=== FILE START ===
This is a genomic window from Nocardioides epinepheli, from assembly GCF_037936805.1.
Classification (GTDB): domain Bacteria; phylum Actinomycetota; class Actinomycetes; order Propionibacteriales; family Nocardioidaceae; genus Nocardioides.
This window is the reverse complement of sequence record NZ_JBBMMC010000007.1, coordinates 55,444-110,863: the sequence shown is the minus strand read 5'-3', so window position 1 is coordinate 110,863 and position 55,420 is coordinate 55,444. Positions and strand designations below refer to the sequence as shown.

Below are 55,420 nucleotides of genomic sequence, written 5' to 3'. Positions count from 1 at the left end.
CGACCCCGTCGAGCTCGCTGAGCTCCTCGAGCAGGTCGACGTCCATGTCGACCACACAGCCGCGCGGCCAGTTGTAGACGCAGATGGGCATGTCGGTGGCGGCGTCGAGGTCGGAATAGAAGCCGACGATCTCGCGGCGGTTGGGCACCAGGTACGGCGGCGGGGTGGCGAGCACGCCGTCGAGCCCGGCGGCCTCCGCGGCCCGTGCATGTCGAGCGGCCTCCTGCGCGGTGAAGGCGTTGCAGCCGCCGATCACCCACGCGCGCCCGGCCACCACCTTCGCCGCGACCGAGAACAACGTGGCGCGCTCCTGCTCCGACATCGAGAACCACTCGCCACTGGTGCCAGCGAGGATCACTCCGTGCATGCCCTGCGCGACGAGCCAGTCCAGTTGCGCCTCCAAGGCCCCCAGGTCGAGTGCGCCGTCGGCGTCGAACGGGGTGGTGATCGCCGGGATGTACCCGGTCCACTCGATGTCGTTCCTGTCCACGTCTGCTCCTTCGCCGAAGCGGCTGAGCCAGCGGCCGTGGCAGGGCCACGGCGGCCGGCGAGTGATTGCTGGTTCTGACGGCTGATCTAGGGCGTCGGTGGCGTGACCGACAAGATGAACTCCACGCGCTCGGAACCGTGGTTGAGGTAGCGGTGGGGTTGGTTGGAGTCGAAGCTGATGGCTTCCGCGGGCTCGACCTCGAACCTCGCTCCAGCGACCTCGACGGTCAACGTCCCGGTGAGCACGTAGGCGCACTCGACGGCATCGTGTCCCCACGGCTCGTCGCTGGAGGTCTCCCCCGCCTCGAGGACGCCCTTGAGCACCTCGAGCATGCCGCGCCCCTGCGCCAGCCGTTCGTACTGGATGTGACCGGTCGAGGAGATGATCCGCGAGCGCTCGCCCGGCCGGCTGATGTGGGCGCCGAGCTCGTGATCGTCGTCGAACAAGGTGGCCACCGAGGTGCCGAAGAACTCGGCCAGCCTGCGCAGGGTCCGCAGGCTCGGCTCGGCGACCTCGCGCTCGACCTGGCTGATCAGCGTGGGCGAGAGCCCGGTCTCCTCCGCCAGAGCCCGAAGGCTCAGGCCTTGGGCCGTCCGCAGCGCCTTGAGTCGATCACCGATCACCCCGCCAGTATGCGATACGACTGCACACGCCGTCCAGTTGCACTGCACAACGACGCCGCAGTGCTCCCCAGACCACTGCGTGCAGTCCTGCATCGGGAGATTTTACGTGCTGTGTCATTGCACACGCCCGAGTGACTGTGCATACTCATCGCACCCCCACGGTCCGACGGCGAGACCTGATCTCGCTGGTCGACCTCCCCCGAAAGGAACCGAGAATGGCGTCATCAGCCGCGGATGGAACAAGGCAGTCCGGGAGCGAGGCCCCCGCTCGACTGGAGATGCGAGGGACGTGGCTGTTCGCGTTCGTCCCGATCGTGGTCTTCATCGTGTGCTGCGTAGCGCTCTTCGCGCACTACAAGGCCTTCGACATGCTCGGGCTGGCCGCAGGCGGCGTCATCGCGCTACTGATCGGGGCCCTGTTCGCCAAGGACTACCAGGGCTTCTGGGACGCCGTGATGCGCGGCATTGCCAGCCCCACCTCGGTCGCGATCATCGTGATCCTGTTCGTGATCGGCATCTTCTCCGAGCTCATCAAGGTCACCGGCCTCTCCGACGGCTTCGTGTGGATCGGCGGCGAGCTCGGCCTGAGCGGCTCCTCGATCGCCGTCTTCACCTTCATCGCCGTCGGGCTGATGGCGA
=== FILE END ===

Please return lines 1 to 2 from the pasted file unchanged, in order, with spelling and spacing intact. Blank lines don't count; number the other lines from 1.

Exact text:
This is a genomic window from Nocardioides epinepheli, from assembly GCF_037936805.1.
Classification (GTDB): domain Bacteria; phylum Actinomycetota; class Actinomycetes; order Propionibacteriales; family Nocardioidaceae; genus Nocardioides.